Senate Republicans Back Down on Pentagon Abortion Policy Dispute

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Senate Republicans won’t renew the dispute over the Pentagon’s abortion policy as this year’s annual defense bill is negotiated.

Next week, the Armed Services Committee is set to approve the National Defense Authorization Act, which outlines the U.S. military’s priorities, without the drama of last year’s events.

Committee member Sen. Tommy Tuberville (R-AL) spent 10 months delaying the promotions of hundreds of senior military officers in protest of the Pentagon policy, which covers travel expenses for servicewomen seeking abortions. The bill was considered a potential solution to the standoff.

In an effort to get Tuberville to end his blockade, Republicans attempted to repeal the policy, but this attempt failed in last year’s committee markup.

This year, the situation is expected to be far less contentious. Although Republicans still view the policy as an unconstitutional attempt to circumvent the Hyde Amendment, which prohibits federal funding for abortions, none of the senators interviewed had it on their radar.

Sen. Joni Ernst (R-IA), who previously introduced an amendment to repeal the policy, stated she had no plans to do so this year.

“Probably not this year. I mean, we tried it. Nothing has changed on that,” she commented.

As for Tuberville, he dropped his hold on military promotions in December under significant pressure from his own party. He has not yet decided whether to propose Ernst’s amendment but suggested he would not push the issue.

“I’m not gonna do anything unless I got a chance,” he remarked. “There’s no reason just to jump in front of the bus without having an opportunity.”

The reluctance is partly due to the fact that Republicans only control the House, leaving no legislative pathway to compel the Pentagon to change the policy. The department has defended the policy as a means to protect the abortion rights of servicewomen stationed in states with restrictive laws.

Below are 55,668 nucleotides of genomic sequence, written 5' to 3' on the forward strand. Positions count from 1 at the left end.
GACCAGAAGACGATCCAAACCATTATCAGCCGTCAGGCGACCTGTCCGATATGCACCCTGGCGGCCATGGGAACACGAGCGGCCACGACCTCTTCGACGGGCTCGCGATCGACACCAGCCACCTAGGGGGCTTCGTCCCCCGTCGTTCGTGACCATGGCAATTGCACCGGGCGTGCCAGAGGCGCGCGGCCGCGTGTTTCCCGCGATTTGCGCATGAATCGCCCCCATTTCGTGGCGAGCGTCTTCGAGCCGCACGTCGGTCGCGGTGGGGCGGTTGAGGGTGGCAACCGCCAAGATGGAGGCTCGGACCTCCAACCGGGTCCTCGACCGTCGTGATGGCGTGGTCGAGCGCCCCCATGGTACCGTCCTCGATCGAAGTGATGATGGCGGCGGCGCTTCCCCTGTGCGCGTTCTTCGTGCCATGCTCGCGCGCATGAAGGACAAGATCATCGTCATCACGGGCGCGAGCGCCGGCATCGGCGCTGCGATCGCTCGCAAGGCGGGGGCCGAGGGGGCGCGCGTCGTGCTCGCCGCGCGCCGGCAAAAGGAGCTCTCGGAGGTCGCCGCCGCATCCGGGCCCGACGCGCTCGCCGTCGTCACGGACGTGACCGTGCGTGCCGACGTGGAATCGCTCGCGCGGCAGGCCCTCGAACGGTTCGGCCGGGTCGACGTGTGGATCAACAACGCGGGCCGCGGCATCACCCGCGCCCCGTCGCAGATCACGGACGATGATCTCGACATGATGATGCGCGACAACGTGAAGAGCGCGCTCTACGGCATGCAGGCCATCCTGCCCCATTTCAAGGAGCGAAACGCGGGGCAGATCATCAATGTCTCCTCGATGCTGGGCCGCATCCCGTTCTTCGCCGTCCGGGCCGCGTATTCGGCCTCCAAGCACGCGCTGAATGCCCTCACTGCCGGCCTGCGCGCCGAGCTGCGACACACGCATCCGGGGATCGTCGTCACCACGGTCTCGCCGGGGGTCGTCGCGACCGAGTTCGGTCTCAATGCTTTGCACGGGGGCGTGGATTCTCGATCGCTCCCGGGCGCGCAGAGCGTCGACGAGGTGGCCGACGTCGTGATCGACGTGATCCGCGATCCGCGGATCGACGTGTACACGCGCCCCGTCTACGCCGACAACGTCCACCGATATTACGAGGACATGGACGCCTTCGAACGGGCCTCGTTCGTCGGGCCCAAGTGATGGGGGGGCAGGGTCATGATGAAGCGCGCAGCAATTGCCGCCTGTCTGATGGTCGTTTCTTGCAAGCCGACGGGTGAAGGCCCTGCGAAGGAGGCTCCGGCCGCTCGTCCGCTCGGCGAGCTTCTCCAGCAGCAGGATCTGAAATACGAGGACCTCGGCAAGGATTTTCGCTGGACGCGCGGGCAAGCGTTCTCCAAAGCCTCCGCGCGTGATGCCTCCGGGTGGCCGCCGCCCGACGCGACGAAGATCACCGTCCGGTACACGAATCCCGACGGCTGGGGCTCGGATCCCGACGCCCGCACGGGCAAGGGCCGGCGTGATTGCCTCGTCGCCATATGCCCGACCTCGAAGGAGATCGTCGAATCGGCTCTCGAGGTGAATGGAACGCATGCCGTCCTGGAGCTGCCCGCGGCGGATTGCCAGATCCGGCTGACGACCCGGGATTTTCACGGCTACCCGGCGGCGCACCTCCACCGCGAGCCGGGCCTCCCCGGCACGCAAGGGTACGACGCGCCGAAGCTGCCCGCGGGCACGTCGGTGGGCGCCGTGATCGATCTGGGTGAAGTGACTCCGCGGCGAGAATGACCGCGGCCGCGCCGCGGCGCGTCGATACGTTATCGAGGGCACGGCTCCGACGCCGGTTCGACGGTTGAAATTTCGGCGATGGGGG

“We’re going to have to wait until we take over the Senate and get Trump in the White House,” Tuberville added.

Another factor is political. Re-attempting to repeal the policy could appear as picking a fight with the military over an issue that has become a political liability for Republicans, especially during an election year.

Senate Majority Leader Chuck Schumer (D-NY) plans to hold several votes on reproductive rights, starting with a vote on contraception access on Wednesday. He told reporters that a bill on in vitro fertilization would be brought up “very soon.”

Democrats caution that both could be restricted following the Supreme Court’s decision to overturn Roe v. Wade last year.

“You know, there are some fights that are worth having and winning. There are some fights that are worth having and losing, but there are damn few fights really worth losing this big, probably,” Sen. Kevin Cramer (R-ND), another Armed Services Committee Republican, said.

“Because it doesn’t serve a purpose. It doesn’t serve an electoral purpose or a policy outcome right now,” he added. “If Tommy’s not talking, I don’t know anybody that is.”

The issue hasn’t completely disappeared. The House Appropriations Committee unveiled a defense spending bill on Tuesday that would prohibit the Pentagon from using funds for the policy.

However, it’s likely the measure will be removed during negotiations with the Democrat-led Senate if it passes the House.

For Senate Republicans, the primary focus is on increasing defense spending. Sen. Roger Wicker (R-MS), the ranking member of the Armed Services Committee, recently unveiled a plan to increase the military’s budget by $55 billion for fiscal 2025.

This doesn’t mean culture war amendments won’t appear in the bill, though. In last year’s NDAA, Republicans succeeded in adding amendments on gender and race, including a cap on the salaries of diversity officers.

“We most certainly are going to watch and see what they’re doing, and we’re going to try to limit their ability to impose their social agenda,” Sen. Mike Rounds (R-SD), the top Republican on the Armed Services Cyber subcommittee, said of the Biden administration, “but there’s a lot more focus, I think right now, on trying to bring up the top end numbers and getting the tools that we need for these young men and women in uniform.”

The Senate Armed Services Committee approved the NDAA around the same time last year, with final passage in December. It has passed Congress every year for the last six decades.

David Sivak
David Sivak
David Sivak manages the Congress and campaigns team. He was previously an editor at the Daily Caller, helping to stand up the outlet’s fact-checking arm. His work has been cited in publications ranging from Fox News to the Washington Post.

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